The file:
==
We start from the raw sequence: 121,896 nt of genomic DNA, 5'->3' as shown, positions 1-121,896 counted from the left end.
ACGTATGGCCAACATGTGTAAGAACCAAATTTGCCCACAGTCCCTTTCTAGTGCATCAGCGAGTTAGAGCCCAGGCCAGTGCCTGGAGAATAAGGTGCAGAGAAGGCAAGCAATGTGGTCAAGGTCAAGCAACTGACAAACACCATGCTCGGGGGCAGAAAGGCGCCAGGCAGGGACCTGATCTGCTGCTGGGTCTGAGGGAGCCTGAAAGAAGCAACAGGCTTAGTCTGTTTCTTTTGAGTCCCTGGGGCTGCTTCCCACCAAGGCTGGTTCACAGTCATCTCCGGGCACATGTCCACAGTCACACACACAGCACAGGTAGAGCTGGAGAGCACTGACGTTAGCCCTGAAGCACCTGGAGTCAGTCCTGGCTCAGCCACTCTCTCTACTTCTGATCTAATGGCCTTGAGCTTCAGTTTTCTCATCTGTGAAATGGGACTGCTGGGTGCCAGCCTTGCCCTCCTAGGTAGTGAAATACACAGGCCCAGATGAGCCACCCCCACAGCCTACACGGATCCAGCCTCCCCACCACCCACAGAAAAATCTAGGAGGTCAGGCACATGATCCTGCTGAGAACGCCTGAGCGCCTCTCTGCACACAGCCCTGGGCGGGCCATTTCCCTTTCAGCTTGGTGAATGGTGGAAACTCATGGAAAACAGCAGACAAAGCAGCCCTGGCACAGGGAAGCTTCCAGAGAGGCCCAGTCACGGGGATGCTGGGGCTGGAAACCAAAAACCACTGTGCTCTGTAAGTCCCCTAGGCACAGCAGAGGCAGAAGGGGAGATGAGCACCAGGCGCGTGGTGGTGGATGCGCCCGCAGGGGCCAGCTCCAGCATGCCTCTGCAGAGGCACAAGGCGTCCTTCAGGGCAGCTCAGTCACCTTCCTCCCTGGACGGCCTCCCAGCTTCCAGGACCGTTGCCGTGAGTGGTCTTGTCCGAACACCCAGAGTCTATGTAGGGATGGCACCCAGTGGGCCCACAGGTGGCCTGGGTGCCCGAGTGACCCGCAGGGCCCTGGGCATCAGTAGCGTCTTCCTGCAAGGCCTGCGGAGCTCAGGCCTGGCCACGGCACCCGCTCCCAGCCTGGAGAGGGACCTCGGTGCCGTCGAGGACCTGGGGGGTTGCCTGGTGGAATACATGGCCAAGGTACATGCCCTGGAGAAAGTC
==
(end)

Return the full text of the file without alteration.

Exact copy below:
We start from the raw sequence: 121,896 nt of genomic DNA, 5'->3' as shown, positions 1-121,896 counted from the left end.
ACGTATGGCCAACATGTGTAAGAACCAAATTTGCCCACAGTCCCTTTCTAGTGCATCAGCGAGTTAGAGCCCAGGCCAGTGCCTGGAGAATAAGGTGCAGAGAAGGCAAGCAATGTGGTCAAGGTCAAGCAACTGACAAACACCATGCTCGGGGGCAGAAAGGCGCCAGGCAGGGACCTGATCTGCTGCTGGGTCTGAGGGAGCCTGAAAGAAGCAACAGGCTTAGTCTGTTTCTTTTGAGTCCCTGGGGCTGCTTCCCACCAAGGCTGGTTCACAGTCATCTCCGGGCACATGTCCACAGTCACACACACAGCACAGGTAGAGCTGGAGAGCACTGACGTTAGCCCTGAAGCACCTGGAGTCAGTCCTGGCTCAGCCACTCTCTCTACTTCTGATCTAATGGCCTTGAGCTTCAGTTTTCTCATCTGTGAAATGGGACTGCTGGGTGCCAGCCTTGCCCTCCTAGGTAGTGAAATACACAGGCCCAGATGAGCCACCCCCACAGCCTACACGGATCCAGCCTCCCCACCACCCACAGAAAAATCTAGGAGGTCAGGCACATGATCCTGCTGAGAACGCCTGAGCGCCTCTCTGCACACAGCCCTGGGCGGGCCATTTCCCTTTCAGCTTGGTGAATGGTGGAAACTCATGGAAAACAGCAGACAAAGCAGCCCTGGCACAGGGAAGCTTCCAGAGAGGCCCAGTCACGGGGATGCTGGGGCTGGAAACCAAAAACCACTGTGCTCTGTAAGTCCCCTAGGCACAGCAGAGGCAGAAGGGGAGATGAGCACCAGGCGCGTGGTGGTGGATGCGCCCGCAGGGGCCAGCTCCAGCATGCCTCTGCAGAGGCACAAGGCGTCCTTCAGGGCAGCTCAGTCACCTTCCTCCCTGGACGGCCTCCCAGCTTCCAGGACCGTTGCCGTGAGTGGTCTTGTCCGAACACCCAGAGTCTATGTAGGGATGGCACCCAGTGGGCCCACAGGTGGCCTGGGTGCCCGAGTGACCCGCAGGGCCCTGGGCATCAGTAGCGTCTTCCTGCAAGGCCTGCGGAGCTCAGGCCTGGCCACGGCACCCGCTCCCAGCCTGGAGAGGGACCTCGGTGCCGTCGAGGACCTGGGGGGTTGCCTGGTGGAATACATGGCCAAGGTACATGCCCTGGAGAAAGTC